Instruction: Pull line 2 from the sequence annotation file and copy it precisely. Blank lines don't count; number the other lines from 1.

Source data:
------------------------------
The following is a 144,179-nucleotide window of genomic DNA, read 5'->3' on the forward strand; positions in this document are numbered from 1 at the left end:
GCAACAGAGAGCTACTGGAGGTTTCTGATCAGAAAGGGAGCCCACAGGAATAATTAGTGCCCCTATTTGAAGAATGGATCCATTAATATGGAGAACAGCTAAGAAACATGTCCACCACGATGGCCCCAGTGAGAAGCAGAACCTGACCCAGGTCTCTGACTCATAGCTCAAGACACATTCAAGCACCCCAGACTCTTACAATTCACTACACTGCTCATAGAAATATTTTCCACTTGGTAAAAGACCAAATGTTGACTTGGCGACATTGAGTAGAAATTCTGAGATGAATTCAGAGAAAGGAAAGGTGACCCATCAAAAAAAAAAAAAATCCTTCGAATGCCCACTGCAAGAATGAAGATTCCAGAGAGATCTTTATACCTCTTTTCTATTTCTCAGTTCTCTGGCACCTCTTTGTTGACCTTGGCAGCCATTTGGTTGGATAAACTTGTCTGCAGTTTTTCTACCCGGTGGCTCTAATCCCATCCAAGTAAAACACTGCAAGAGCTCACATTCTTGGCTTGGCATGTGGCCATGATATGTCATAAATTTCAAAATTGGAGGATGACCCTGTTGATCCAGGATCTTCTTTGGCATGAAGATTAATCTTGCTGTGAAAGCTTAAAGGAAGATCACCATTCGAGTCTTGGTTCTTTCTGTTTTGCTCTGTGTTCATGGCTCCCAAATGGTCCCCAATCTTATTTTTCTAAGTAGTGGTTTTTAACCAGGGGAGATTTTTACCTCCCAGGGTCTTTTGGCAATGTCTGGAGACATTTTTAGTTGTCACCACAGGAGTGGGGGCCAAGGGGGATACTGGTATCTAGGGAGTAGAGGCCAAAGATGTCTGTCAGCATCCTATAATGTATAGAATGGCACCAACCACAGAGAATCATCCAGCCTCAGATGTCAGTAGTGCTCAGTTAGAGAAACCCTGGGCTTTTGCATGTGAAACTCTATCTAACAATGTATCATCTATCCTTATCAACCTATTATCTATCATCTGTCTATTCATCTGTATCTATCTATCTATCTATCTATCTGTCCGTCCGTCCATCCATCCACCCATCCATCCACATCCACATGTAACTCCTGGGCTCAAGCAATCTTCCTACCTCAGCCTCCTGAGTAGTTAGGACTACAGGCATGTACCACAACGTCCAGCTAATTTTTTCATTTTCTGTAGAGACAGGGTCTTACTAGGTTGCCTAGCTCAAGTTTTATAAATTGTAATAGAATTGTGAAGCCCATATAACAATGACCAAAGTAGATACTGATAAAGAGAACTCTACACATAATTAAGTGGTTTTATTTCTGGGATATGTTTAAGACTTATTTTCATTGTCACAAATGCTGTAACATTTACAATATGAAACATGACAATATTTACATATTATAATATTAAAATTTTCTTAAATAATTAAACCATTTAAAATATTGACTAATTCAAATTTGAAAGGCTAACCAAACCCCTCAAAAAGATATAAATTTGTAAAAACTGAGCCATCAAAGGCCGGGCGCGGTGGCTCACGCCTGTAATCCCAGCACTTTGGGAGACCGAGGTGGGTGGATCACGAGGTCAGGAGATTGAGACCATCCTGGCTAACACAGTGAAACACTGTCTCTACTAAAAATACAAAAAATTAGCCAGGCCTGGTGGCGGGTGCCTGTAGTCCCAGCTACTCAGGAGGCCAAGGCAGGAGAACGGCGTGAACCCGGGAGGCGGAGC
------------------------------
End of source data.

GCAACAGAGAGCTACTGGAGGTTTCTGATCAGAAAGGGAGCCCACAGGAATAATTAGTGCCCCTATTTGAAGAATGGATCCATTAATATGGAGAACAGCTAAGAAACATGTCCACCACGATGGCCCCAGTGAGAAGCAGAACCTGACCCAGGTCTCTGACTCATAGCTCAAGACACATTCAAGCACCCCAGACTCTTACAATTCACTACACTGCTCATAGAAATATTTTCCACTTGGTAAAAGACCAAATGTTGACTTGGCGACATTGAGTAGAAATTCTGAGATGAATTCAGAGAAAGGAAAGGTGACCCATCAAAAAAAAAAAAAATCCTTCGAATGCCCACTGCAAGAATGAAGATTCCAGAGAGATCTTTATACCTCTTTTCTATTTCTCAGTTCTCTGGCACCTCTTTGTTGACCTTGGCAGCCATTTGGTTGGATAAACTTGTCTGCAGTTTTTCTACCCGGTGGCTCTAATCCCATCCAAGTAAAACACTGCAAGAGCTCACATTCTTGGCTTGGCATGTGGCCATGATATGTCATAAATTTCAAAATTGGAGGATGACCCTGTTGATCCAGGATCTTCTTTGGCATGAAGATTAATCTTGCTGTGAAAGCTTAAAGGAAGATCACCATTCGAGTCTTGGTTCTTTCTGTTTTGCTCTGTGTTCATGGCTCCCAAATGGTCCCCAATCTTATTTTTCTAAGTAGTGGTTTTTAACCAGGGGAGATTTTTACCTCCCAGGGTCTTTTGGCAATGTCTGGAGACATTTTTAGTTGTCACCACAGGAGTGGGGGCCAAGGGGGATACTGGTATCTAGGGAGTAGAGGCCAAAGATGTCTGTCAGCATCCTATAATGTATAGAATGGCACCAACCACAGAGAATCATCCAGCCTCAGATGTCAGTAGTGCTCAGTTAGAGAAACCCTGGGCTTTTGCATGTGAAACTCTATCTAACAATGTATCATCTATCCTTATCAACCTATTATCTATCATCTGTCTATTCATCTGTATCTATCTATCTATCTATCTATCTGTCCGTCCGTCCATCCATCCACCCATCCATCCACATCCACATGTAACTCCTGGGCTCAAGCAATCTTCCTACCTCAGCCTCCTGAGTAGTTAGGACTACAGGCATGTACCACAACGTCCAGCTAATTTTTTCATTTTCTGTAGAGACAGGGTCTTACTAGGTTGCCTAGCTCAAGTTTTATAAATTGTAATAGAATTGTGAAGCCCATATAACAATGACCAAAGTAGATACTGATAAAGAGAACTCTACACATAATTAAGTGGTTTTATTTCTGGGATATGTTTAAGACTTATTTTCATTGTCACAAATGCTGTAACATTTACAATATGAAACATGACAATATTTACATATTATAATATTAAAATTTTCTTAAATAATTAAACCATTTAAAATATTGACTAATTCAAATTTGAAAGGCTAACCAAACCCCTCAAAAAGATATAAATTTGTAAAAACTGAGCCATCAAAGGCCGGGCGCGGTGGCTCACGCCTGTAATCCCAGCACTTTGGGAGACCGAGGTGGGTGGATCACGAGGTCAGGAGATTGAGACCATCCTGGCTAACACAGTGAAACACTGTCTCTACTAAAAATACAAAAAATTAGCCAGGCCTGGTGGCGGGTGCCTGTAGTCCCAGCTACTCAGGAGGCCAAGGCAGGAGAACGGCGTGAACCCGGGAGGCGGAGC